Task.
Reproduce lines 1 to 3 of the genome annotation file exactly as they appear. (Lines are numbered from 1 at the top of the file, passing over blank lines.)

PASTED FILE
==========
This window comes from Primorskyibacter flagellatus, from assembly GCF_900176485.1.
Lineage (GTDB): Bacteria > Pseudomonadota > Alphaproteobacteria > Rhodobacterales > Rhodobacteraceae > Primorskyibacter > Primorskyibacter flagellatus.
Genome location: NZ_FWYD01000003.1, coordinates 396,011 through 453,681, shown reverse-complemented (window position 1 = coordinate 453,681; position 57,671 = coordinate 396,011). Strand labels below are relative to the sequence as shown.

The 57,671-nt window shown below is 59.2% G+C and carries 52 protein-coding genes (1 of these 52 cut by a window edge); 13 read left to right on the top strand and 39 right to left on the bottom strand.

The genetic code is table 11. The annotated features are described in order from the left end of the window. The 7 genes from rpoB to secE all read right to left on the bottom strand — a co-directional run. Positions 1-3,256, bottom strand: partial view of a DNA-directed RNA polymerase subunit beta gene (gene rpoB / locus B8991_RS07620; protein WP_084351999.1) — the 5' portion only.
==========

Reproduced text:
This window comes from Primorskyibacter flagellatus, from assembly GCF_900176485.1.
Lineage (GTDB): Bacteria > Pseudomonadota > Alphaproteobacteria > Rhodobacterales > Rhodobacteraceae > Primorskyibacter > Primorskyibacter flagellatus.
Genome location: NZ_FWYD01000003.1, coordinates 396,011 through 453,681, shown reverse-complemented (window position 1 = coordinate 453,681; position 57,671 = coordinate 396,011). Strand labels below are relative to the sequence as shown.